Former Rhode Island trucking company owner faces second indictment

July 1, 2020

Tyson Fisher

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The former owner of Rhode Island trucking company CAT Inc. is in more trouble after being indicted on Amazon fraud charges in June. The man has a separate case pending for defrauding the Federal Motor Carrier Safety Administration.

On June 16, Michael Chaves, former owner of Colonial Auto Transport Inc., was indicted on fraud charges. Chaves is accused of defrauding Amazon through fraudulent transactions and theft of inventory by falsely misrepresenting returns. Last July, Chaves was indicted on 10 counts for submitting false tax returns to receive more than $400,000 in bank loans.

According to the latest indictment, Chaves ordered products from Amazon and replaced the original products with cheaper products. He then would return the cheaper item for a refund for the original and more expensive item. By doing so, Chaves allegedly committed mail and wire fraud.

Chaves was caught while agents searched his home and business while investigating an unrelated case.

According to court records, from 2009 through 2018, Chaves incorporated approximately 30 chameleon carriers with similar business names as CAT Inc. in Rhode Island, Massachusetts and New Hampshire. Over the years, FMCSA documented safety and other violations involving Chaves’ trucks. To avoid corrective action, Chaves allegedly would create a new carrier and apply for a new DOT number.

Chaves allegedly used these chameleon carriers to fraudulently obtain bank loans. In the end, Chaves had defrauded several Rhode Island banks out of more than $400,000, according to the U.S. DOT Office of Inspector General. He was indicted on 10 counts in July 2019.

While searching his home during an investigation for that indictment, agents discovered several Amazon packages in a side room at his business location. Items included televisions, incense, European wall plugs (some for phone chargers), computer parts, small electronics, and auto parts like hoses and couplings. Since the packages were not within the scope of the search warrant, they were mostly ignored.

However, a UPS driver told agents that he was at Chaves’ business every day to deliver Amazon packages and pick up returns. During the search, agents were able to seize about 12 Amazon receipts as evidence of business expenses for tax purposes. Agents would later discover that Chaves had up to 10 Amazon accounts. However, no indication of fraudulent activity was evident at the time. On March 31, Amazon contacted agents to provide that evidence.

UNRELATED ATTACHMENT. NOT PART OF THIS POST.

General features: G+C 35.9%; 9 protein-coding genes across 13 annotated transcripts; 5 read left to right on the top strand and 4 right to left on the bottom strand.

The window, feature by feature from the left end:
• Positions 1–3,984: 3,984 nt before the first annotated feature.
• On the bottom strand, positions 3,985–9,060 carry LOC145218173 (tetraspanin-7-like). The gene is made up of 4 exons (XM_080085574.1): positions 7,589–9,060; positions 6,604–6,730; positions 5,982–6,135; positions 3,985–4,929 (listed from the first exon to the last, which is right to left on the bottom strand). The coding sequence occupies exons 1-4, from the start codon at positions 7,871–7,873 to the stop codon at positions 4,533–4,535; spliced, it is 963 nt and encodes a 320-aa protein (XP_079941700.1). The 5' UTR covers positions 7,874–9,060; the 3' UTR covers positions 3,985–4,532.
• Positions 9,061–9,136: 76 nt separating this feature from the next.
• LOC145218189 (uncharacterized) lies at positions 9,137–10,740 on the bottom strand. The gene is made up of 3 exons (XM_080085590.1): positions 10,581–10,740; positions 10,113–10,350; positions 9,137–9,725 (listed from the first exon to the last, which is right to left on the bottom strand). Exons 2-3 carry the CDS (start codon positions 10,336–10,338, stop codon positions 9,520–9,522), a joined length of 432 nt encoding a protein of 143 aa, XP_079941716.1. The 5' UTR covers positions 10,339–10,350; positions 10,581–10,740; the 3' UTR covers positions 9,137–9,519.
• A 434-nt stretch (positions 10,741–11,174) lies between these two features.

Evidence supplied by Amazon reveals that since March 2017 Chaves has placed nearly 11,000 orders through 30 accounts totaling more than $700,000. Chaves received more than $640,000 in refunds for about 7,450 orders. Amazon had flagged about 149 returned items with a total value of nearly $24,000 as potentially fraudulent.

When the indictment was filed on June 16, Chaves still had six active Amazon accounts and continued to order and return items. Since February, Chaves has returned about 300 items, according to the indictment. The majority of returns were for auto and commercial motor vehicle parts.

The indictment accuses Chaves of ordering parts he needed for his trucking business. When he received the part, he replaced it with a used and/or inferior product before returning it. Those items include truck tires, ceramic brake pads, a fuel injector, and a suspension ball joint.

Since August 2016, Amazon has sent Chaves over two dozen warnings about his unusually high number of refund requests and returns of materially different items. In addition, Amazon has closed at least 20 of his accounts due to suspicious, abusive or fraudulent activity.

Chaves now faces two separate indictments in a federal Rhode Island court. He pleaded guilty to the first indictment last August. That case is still pending. As of publication, Chaves has not entered a plea for the latest indictment.

Tyson Fisher

Tyson Fisher joined Land Line Magazine in March 2014. An award-winning journalist and tireless researcher, his news reports, features and blogs bring depth to our editorial content, backed with solid detail. Tyson is a lifelong Kansas Citian.